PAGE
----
A common example of a random variable that obeys a binomial distribution is the flip of a coin n times, because there are only two possible outcomes—heads or tails. The probability associated with each value does not change in repeated trials. In other words, every time you flip a fair coin, the probability of the outcome being heads is .5 and the probability of the outcome being tails is .5. The outcome of one flip does not affect the probability of the next flip. The random variable is the number of heads (or tails) obtained out of n flips.

If you flip a coin four times (n = 4), what is the probability that the outcome will be heads exactly three times—P(x = 3, n = 4)? To solve this problem, use the following formula, which calculates the probability of x successes in n trials of a variable that obeys a binomial distribution. Note the factorial notation in the formula below, indicated by the (!), as in "n!". If you want to review this concept, click on the link in the right margin.

Read About the Bernoulli Family and its Legacy of Mathematics

P = probability of the outcome of x successes (or failures) in n trials
x = number of successes (or failures)
n = number of trials
p = probability associated with the outcome of success (or failure)

You can use Excel to solve problems that use factorial notation.
Download Factorial Excel Tutorial

In this example, you are interested in the probability of the outcome being heads exactly three times, so you will define success as "heads." The probability of a single toss being heads is .5. A success is defined as a coin flip whose outcome is heads. The number of trials is four, because the coin will be flipped four times. Substituting this information into the formula, you would say that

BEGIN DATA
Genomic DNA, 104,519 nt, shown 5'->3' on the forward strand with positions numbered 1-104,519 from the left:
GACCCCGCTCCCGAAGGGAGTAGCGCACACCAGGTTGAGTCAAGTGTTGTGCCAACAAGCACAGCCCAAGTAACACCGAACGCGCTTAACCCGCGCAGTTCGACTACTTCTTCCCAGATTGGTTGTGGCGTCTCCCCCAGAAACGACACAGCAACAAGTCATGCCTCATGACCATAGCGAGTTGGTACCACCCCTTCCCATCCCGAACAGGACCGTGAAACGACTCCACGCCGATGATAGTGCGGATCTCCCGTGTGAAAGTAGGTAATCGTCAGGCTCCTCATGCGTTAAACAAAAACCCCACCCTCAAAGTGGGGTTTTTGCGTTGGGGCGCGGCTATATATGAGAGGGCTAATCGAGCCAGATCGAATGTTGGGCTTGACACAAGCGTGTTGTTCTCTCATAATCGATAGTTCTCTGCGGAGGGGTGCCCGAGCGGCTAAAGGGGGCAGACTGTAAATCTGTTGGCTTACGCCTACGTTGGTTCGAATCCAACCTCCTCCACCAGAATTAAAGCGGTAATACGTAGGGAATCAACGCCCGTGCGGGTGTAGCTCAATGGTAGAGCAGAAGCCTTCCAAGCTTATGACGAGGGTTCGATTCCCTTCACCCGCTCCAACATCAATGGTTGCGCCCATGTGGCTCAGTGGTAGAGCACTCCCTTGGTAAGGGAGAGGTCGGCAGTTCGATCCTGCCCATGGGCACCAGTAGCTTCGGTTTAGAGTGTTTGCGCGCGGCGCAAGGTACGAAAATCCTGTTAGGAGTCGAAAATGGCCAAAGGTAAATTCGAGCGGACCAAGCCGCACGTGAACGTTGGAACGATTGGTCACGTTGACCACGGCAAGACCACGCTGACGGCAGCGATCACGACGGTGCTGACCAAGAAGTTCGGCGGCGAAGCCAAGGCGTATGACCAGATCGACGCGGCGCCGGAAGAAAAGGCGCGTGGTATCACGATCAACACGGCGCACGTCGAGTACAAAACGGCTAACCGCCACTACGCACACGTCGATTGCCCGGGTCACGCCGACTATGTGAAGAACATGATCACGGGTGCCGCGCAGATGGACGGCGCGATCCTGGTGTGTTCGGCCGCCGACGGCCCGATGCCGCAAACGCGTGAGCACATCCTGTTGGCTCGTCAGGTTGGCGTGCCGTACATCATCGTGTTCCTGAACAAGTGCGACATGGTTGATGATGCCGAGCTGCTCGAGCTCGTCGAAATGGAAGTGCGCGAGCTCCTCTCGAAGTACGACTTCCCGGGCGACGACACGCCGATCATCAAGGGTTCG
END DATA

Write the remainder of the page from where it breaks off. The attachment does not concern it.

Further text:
P = probability of heads exactly three times
x = 3
n = 4
p = .5

Factorial Notation

The probability that four coin flips would result in 3 heads is .25.

Variables that obey a binomial distribution are common in the business world, particularly in quality-control functions.

Consider a cell phone manufacturer with a relatively simple but important quality test at the end of the manufacturing line—each phone is dropped onto a hard surface. If the phone cracks or breaks in any way, it is rejected.

The test is a Bernoulli trial because the result is that the phone is either passed for sale or rejected. If the phone passes, it is considered a success. If it is rejected, it is considered a failure. The probability of a phone breaking and being rejected in a single trial is .01.

What is the probability that five phones will break and be rejected during a shift in which 100 phones are produced? To answer this question, use the formula to calculate the probability of a particular outcome of a variable in a binomial distribution. (This is the same formula used above in the coin flip example.)

P = probability of the outcome
x = number of failures
n = number of trials
p = probability associated with failure

Using the information from the example, you would say that

P = probability of 5 rejects in 100 trials
x = 5
n = 100
p = .01

Substitute these numbers into the formula and solve.

The probability that 5 phones will be rejected during a shift that produces 100 phones is .003.

1. The likelihood of a parts failure in an automobile is a random variable because its value is determined by chance—it is a future unknown associated with a relative probability. Is the number of parts failures that occurred last year a random variable?

Solution 1

2. There are different probabilities associated with each possible value of a random variable. Consider the following table of starting salaries of a group of recent college graduates. Given the probabilities listed in the table below, what is the likelihood that a graduate will earn a starting salary of $83,000?

Solution 2

3. Given the above probability distribution, what is the probability that the starting salary for one of these graduates will be $65,000 or below?

Solution 3

4. What is the probability that a fair coin will land heads up exactly five times in seven flips?

Solution 4

5. Silicon chips are inspected at the completion of the fabrication process. Chips either pass or fail the inspection. The probability of a chip failing is .01. Chips that fail the inspection are destroyed. What is the probability that a production run manufacturing 500 chips will contain 10 failed chips?

Solution 5

You can use Excel to solve for binomial distributions.
Download Binomial Distribution Excel Tutorial